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AARC Clinical Practice Guideline

Removal of the Endotracheal Tube

Removal of the endotracheal tube from adult, pediatric, and newborn patients.

To ensure patient safety, the patient with a temporary, artificial translaryngeal airway should have the device removed at the earliest appropriate time. Occasionally, acute airway obstruction of the artificial airway due to mucus or mechanical deformation mandates immediate removal of the artificial airway. (This guideline pertains to the decision processes surrounding the removal of an artificial translaryngeal airway, and the procedure referred to as extubation.)

2.1 Prolonged translaryngeal intubation is associated with many complications including but not limited to sinusitis,(1,2) vocal cord injury,(3) laryngeal injury,(4,5) laryngeal stenosis,(4,5) tracheal injury,(6-8) hemoptysis,(9) and pulmonary infection.(10-12)
2.2 Extubation may result in upper airway obstruction from laryngospasm,(13-15) laryngeal edema,(16-19) or supraglottic obstruction;(20) pulmonary edema;(21-23) pulmonary aspiration syndrome;(24,25) or impaired respiratory gas exchange.

The endotracheal tube should be removed in an environment in which the patient can be physiologically monitored and in which emergency equipment and appropriately trained health care providers with airway management skills are immediately available.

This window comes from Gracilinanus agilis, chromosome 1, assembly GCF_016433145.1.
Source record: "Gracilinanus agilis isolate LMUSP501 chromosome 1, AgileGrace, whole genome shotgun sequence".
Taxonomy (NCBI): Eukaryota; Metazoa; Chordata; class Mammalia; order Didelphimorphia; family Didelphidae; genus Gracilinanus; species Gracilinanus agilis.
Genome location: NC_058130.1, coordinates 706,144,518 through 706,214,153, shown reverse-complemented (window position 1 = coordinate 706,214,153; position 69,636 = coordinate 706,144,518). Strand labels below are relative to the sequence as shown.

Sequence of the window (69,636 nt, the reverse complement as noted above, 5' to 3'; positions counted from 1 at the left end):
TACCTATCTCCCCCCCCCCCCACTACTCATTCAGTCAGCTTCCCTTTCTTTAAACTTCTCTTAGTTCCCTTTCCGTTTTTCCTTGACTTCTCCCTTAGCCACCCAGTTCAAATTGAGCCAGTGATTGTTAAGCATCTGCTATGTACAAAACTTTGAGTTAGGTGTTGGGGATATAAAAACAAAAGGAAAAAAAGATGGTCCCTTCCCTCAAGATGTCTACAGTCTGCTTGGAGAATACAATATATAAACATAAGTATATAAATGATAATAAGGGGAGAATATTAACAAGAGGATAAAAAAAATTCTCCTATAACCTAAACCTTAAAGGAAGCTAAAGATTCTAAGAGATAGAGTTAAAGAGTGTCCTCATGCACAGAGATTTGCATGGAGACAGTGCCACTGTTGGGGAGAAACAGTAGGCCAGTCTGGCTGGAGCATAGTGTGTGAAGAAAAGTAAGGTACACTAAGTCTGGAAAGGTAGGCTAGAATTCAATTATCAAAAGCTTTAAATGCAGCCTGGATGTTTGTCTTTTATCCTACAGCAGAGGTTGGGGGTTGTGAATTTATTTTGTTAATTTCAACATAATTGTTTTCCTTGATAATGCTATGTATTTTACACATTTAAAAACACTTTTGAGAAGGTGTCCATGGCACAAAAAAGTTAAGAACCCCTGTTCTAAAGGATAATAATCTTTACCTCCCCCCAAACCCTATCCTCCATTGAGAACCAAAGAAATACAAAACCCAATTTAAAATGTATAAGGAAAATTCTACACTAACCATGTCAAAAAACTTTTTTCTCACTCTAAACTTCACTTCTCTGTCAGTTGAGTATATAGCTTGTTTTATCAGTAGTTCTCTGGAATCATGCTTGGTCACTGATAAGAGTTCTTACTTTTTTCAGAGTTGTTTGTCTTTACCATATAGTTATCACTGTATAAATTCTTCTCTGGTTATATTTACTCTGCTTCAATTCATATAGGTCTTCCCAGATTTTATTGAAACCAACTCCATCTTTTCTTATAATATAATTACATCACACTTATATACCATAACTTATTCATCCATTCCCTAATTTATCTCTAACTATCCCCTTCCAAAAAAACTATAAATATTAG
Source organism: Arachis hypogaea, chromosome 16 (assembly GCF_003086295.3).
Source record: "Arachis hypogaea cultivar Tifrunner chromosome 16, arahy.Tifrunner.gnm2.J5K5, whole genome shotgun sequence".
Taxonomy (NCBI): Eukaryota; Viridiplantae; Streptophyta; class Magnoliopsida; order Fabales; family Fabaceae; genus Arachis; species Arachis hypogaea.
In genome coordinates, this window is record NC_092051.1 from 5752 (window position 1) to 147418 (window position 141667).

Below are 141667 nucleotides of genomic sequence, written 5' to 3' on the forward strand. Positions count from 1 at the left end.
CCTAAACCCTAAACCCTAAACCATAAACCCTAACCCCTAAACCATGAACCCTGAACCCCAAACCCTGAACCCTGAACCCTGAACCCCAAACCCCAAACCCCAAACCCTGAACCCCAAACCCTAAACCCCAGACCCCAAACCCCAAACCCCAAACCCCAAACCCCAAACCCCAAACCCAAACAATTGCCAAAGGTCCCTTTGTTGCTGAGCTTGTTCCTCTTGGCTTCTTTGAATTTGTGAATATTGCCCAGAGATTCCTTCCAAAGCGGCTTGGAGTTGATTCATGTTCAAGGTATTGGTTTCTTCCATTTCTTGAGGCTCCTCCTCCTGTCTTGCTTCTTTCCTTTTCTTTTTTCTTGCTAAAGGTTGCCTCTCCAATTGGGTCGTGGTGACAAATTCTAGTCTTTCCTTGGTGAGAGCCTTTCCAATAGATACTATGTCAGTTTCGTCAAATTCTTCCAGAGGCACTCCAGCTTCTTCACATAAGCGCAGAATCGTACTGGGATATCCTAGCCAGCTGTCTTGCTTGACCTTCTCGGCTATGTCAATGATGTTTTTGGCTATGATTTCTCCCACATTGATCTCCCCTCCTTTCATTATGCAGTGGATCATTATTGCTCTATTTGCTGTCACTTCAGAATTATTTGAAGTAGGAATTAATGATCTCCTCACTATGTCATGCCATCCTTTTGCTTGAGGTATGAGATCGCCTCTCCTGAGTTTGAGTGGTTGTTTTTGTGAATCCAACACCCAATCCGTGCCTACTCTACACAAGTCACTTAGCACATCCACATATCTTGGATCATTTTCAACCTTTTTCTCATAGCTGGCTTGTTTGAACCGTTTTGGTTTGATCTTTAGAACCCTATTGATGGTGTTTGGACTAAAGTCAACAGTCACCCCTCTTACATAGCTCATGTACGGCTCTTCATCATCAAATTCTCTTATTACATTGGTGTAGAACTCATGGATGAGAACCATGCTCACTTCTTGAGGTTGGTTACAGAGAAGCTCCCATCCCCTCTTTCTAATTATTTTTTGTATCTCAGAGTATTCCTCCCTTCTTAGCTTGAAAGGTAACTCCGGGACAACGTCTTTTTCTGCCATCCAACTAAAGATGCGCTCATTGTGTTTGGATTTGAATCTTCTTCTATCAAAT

When the airway control afforded by the endotracheal tube is deemed to be no longer necessary for the continued care of the patient, the tube should be removed. In general, the patient should be capable of maintaining a patent airway and adequate spontaneous ventilation and should not require high levels of positive airway pressure to maintain normal arterial blood oxygenation.

4.1 Patients in whom further medical care is considered (and explicitly declared) futile may have the endotracheal tube removed despite continuing indications for the artificial airway.
4.2 Acute artificial airway obstruction mandates immediate endotracheal tube removal if the obstruction cannot be cleared rapidly. Reintubation or other appropriate techniques for reestablishing the airway must be used to maintain effective gas exchange (ie, surgical airway management).

There are no absolute contraindications to extubation; however, some patients will require reintubation, positive pressure ventilation, continuous positive airway pressure, noninvasive ventilation, or high inspired oxygen fraction to maintain acceptable gas exchange after extubation. Airway protective reflexes are usually depressed immediately following and for some time after extubation and, therefore, measures to prevent aspiration should be considered.